Results 1 to 7 of 7

Math Help - One sided Limits

  1. #1
    Senior Member MacstersUndead's Avatar
    Joined
    Jan 2009
    Posts
    291
    Thanks
    32

    One sided Limits

    I was posed this problem on another forum by a first year and for some reason I'm struggling

    lim x-> 1 from the left of
    (1-2x)/(x^2-1)

    Could someone provide me a precise way to show the limit goes to infinity?
    Follow Math Help Forum on Facebook and Google+

  2. #2
    Newbie
    Joined
    Oct 2008
    Posts
    24
    I use a theorem : let {x_k}->1 from left as k->infinite , and f be continuous if {f(x_k)}->infinite , limf(x)=infiniteas x->1^-

    clearly , (1-2x)/(x^2-1) is a continuous on (-infinite , 1^-) and let {x_k}={(k-1)/k}converges to 1 from left.

    And f(x_k)={(k^2)/2}-k/(4k-2) this is infinite as k->infinite
    Follow Math Help Forum on Facebook and Google+

  3. #3
    Senior Member MacstersUndead's Avatar
    Joined
    Jan 2009
    Posts
    291
    Thanks
    32
    Quote Originally Posted by chipai View Post
    I use a theorem : let {x_k}->1 from left as k->infinite , and f be continuous if {f(x_k)}->infinite , limf(x)=infiniteas x->1^-

    clearly , (1-2x)/(x^2-1) is a continuous on (-infinite , 1^-) and let {x_k}={(k-1)/k}converges to 1 from left.

    And f(x_k)={(k^2)/2}-k/(4k-2) this is infinite as k->infinite
    Oh yes! I have heard a theorem like that before. So I follow you up until the point where you let {x_k}={(k-1)/k}. It is an increasing function, but is there a way to find such {x_k}? EDIT: or is it arbitrary?
    Follow Math Help Forum on Facebook and Google+

  4. #4
    Newbie
    Joined
    Oct 2008
    Posts
    24
    Since a divergent sequence can has a convergent subsequence ,the sequence i used is not arbitary.
    Follow Math Help Forum on Facebook and Google+

  5. #5
    Senior Member MacstersUndead's Avatar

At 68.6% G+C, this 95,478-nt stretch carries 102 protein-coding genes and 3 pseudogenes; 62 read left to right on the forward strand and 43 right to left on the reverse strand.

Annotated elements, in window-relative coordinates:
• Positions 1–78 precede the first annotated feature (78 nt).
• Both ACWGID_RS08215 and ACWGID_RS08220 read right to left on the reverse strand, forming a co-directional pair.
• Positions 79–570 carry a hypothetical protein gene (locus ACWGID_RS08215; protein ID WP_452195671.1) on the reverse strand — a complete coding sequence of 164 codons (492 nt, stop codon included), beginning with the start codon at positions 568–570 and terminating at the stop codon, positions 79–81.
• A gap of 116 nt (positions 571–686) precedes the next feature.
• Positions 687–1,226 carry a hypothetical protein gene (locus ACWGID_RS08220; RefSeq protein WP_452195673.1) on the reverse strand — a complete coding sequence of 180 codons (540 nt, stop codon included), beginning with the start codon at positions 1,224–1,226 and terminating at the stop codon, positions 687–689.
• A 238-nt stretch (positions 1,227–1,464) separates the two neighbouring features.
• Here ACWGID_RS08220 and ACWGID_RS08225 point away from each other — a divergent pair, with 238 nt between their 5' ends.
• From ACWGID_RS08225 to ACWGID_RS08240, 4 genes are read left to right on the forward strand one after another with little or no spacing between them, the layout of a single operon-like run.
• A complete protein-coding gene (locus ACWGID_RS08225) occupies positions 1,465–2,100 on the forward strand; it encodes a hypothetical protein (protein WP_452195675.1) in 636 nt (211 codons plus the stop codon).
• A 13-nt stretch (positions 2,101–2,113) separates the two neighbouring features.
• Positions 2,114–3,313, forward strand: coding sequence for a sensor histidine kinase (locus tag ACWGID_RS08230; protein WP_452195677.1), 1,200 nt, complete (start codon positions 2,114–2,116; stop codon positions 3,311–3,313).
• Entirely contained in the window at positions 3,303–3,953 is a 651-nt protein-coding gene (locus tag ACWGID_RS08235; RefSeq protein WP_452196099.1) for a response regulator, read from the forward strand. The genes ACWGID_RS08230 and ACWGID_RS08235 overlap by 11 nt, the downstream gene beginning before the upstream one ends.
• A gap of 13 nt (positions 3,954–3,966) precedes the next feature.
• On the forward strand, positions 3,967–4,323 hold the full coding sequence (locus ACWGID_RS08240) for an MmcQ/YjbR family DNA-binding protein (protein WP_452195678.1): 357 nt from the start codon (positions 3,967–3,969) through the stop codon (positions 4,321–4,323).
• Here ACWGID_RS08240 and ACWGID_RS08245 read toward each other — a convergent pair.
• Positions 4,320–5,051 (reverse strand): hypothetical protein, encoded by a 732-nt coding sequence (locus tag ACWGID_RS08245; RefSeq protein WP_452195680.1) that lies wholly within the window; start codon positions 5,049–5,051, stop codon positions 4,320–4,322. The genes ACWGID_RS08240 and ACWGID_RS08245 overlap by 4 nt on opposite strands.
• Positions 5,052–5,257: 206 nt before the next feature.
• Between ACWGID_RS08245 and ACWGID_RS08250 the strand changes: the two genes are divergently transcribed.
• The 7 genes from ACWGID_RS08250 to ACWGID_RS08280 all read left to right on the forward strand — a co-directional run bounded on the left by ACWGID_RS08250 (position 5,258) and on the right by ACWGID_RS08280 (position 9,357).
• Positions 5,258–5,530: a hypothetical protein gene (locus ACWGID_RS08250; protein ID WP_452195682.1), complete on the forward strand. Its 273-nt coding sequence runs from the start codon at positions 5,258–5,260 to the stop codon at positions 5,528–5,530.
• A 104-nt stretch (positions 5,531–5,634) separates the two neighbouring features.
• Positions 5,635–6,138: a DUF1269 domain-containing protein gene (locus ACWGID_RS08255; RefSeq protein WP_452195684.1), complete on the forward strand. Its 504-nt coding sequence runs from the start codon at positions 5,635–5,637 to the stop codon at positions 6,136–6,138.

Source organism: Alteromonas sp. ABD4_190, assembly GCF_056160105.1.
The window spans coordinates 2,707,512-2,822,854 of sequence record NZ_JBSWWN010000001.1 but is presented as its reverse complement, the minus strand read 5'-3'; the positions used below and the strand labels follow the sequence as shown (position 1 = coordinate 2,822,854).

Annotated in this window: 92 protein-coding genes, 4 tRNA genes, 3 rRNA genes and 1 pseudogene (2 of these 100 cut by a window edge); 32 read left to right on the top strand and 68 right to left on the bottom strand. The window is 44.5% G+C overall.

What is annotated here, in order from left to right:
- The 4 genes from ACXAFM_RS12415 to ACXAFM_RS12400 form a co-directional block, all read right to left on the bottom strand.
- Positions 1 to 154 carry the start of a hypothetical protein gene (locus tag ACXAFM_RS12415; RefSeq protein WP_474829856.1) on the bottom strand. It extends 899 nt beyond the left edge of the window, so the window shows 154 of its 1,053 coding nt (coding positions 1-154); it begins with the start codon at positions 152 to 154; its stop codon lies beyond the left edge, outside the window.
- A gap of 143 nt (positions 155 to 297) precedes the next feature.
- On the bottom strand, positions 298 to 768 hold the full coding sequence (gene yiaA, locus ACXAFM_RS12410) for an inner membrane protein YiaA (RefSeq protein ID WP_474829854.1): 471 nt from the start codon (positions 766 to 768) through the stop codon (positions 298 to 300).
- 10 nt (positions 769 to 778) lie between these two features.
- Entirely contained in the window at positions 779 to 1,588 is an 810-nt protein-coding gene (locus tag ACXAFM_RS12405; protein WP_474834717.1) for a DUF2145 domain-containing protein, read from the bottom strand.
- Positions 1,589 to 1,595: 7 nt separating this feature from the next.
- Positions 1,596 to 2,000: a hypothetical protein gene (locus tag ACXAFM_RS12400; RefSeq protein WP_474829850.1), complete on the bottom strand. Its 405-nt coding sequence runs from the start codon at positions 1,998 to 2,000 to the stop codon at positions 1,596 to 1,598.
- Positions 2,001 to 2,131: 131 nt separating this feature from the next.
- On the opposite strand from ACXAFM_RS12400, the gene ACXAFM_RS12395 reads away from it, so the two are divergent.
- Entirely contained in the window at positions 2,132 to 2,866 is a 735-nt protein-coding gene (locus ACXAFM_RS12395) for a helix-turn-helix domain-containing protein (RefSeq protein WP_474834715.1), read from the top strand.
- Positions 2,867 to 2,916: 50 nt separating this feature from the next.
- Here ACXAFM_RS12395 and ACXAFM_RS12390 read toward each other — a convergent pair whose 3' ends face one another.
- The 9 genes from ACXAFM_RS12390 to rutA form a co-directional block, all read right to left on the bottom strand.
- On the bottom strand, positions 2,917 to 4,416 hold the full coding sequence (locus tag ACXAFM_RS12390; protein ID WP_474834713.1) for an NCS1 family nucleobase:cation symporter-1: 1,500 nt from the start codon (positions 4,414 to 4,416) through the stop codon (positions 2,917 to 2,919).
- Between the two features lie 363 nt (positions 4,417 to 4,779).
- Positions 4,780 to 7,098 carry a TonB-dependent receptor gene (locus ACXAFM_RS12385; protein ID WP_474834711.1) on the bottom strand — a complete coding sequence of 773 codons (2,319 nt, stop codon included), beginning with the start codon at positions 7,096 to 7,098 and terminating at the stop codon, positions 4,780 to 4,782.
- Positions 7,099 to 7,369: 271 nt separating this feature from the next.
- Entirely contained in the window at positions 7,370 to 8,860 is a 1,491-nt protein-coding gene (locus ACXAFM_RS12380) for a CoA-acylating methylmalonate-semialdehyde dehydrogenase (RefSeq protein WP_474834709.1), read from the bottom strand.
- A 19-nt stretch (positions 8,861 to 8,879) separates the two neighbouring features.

Joined
    Jan 2009
    Posts
    291
    Thanks
    32
    Quote Originally Posted by chipai View Post
    Since a divergent sequence can has a convergent subsequence ,the sequence i used is not arbitary.
    thank you for your help.
    Follow Math Help Forum on Facebook and Google+

  6. #6
    MHF Contributor

    Joined
    May 2008
    Posts
    2,295
    Thanks
    7
    think simple: x^2 - 1 approaches 0 from negative values because x \rightarrow 1-, and 1 - 2x approaches -1. so the limit is +\infty.
    Follow Math Help Forum on Facebook and Google+

  7. #7
    Senior Member MacstersUndead's Avatar
    Joined
    Jan 2009
    Posts
    291
    Thanks
    32
    Quote Originally Posted by NonCommAlg View Post
    think simple: x^2 - 1 approaches 0 from negative values because x \rightarrow 1-, and 1 - 2x approaches -1. so the limit is +\infty.
    Well, I was afraid that such an answer was much too simple. :P
    Follow Math Help Forum on Facebook and Google+

Similar Math Help Forum Discussions

  1. One sided limits?
    Posted in the Calculus Forum
    Replies: 5
    Last Post: July 14th 2011, 10:11 PM
  2. One Sided Limits
    Posted in the Pre-Calculus Forum
    Replies: 1
    Last Post: October 14th 2009, 04:18 AM
  3. One Sided Limits
    Posted in the Calculus Forum
    Replies: 3
    Last Post: September 9th 2009, 09:23 PM
  4. one-sided limits
    Posted in the Calculus Forum
    Replies: 3
    Last Post: September 8th 2009, 09:23 PM
  5. need help plz sided limits
    Posted in the Calculus Forum
    Replies: 2
    Last Post: December 7th 2006, 08:58 AM

Search Tags


/mathhelpforum @mathhelpforum